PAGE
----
Check out the latest Goosepond trail at park celebration

| 11 Apr 2018 | 01:23

— A ribbon-cutting ceremony is planned to showcase the latest trail addition at Goosepond Mountain, a precarious road-walk section of the 150-mile Highlands Trail in Chester has been rerouted into the park.
Approximately two-miles long, this new section is a well-graded multi-use trail built for use by hikers and non-motorized bikes. The trail was built by volunteers with land and park partners.
The New York-New Jersey Trail Conference, the Open Space Institute, and the Palisades Interstate Park Commission are celebrating the culmination of years of work preserving and improving land and trails at Goosepond Mountain State Park with a celebration at 2 p.m. on Saturday, April 21 (rain date is Sunday, April 22). The park is lcoated at 2-164 Bull Mill Road in Chester.
The event is free and open to the public.
"Join us as we snip the ribbon, take a hike, and celebrate all who were involved!" says the invitation.
Tracy Schuh of Chester heads the local citizens' group The Preservation Collective and is a trail-building volunteer.
“On behalf of the area residents, we are thankful for the hard work, dedication and commitment by all those involved towards preserving important resources to the community," Schuh said.
Making vital connectionsThe trail improvement project is located on a 400-acre section at the southern end of the park. It was purchased by the Open Space Institute in 2016 after a decade of negotiations then transferred to the Palisades Interstate Park Commission. In 2016, the Open Space Institute built a small parking area and helped realign the Highlands Trail to improve public access to the state park.
“The protection of this property is a vital link in the vision to connect Goosepond Mountain State Park to Sterling Forest along the Highlands Trail,” said Kim Elliman, president and CEO of the Open Space Institute. “We are grateful to all those who supported OSI’s effort to expand the park, as well as our many friends and partners who are working to improve access to this wonderful mountain.”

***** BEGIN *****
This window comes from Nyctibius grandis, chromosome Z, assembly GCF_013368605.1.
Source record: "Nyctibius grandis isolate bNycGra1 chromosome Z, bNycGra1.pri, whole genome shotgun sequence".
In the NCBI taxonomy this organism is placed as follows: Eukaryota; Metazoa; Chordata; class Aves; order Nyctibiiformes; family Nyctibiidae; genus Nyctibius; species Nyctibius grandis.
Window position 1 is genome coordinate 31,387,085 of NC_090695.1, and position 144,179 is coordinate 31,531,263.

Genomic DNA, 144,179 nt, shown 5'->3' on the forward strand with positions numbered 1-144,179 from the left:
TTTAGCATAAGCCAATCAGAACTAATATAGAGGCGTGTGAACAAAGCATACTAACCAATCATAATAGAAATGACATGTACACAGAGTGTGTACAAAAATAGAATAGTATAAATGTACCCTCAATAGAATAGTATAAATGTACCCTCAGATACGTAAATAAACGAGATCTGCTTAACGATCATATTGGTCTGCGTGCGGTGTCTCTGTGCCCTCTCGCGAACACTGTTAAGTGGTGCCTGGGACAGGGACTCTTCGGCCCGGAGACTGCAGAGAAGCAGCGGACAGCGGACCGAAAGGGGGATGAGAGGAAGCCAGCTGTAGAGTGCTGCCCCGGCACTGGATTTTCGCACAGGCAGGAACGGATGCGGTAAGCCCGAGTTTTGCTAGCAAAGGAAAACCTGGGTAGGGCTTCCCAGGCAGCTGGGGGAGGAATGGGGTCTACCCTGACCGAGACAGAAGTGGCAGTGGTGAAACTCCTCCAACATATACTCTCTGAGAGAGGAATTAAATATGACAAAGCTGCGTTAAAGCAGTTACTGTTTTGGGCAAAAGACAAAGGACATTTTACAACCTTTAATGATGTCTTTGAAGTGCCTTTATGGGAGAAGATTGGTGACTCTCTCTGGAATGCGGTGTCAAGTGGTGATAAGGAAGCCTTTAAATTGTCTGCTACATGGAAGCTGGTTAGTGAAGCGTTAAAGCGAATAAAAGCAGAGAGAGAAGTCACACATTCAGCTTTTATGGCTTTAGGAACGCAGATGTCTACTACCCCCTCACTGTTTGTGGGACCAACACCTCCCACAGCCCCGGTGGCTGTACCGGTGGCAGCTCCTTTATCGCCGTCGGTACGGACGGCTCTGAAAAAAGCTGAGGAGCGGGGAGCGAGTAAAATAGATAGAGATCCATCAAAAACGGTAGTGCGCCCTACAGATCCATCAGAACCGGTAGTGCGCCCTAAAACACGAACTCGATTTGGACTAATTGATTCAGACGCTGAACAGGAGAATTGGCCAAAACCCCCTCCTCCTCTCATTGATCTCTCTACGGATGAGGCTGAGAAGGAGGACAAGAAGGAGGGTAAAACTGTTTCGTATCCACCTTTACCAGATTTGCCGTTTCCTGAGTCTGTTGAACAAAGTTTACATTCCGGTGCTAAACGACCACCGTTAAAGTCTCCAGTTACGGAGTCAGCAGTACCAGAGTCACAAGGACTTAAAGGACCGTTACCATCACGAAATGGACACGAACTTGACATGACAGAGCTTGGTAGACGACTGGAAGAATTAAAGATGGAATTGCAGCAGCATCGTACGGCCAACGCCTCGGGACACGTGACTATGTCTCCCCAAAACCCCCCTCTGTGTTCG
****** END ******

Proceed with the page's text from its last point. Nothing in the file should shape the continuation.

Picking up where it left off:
This stewardship project has not only preserved the area's forests and viewshed in the area, and made the park more accessible to the public, it is also part of the ongoing creation of an important greenway linking isolated state parks in Orange County. The potential Sterling Forest to Storm King Greenway, with the Highlands Trail as its backbone, would showcase the western Hudson Highlands as a premier destination for outdoor recreation and magnificent scenery.
The trail extends more than 150 miles from Storm King Mountain on the Hudson River in New York south to Riegelsville, N.J., on the Delaware River. Along the way it travels through Sparta Mountain Wildlife Area in Sussex County, N.J.; Norvin Green State Forest, the Long Pond Iron Works, and the Monksville Reservoir area in Passaic County, N.J.; and Goose Pond Mountain State Park, Mombasha High Point, and Sterling State Forest in Orange County, N.Y.
For a map of the location and more information, visit
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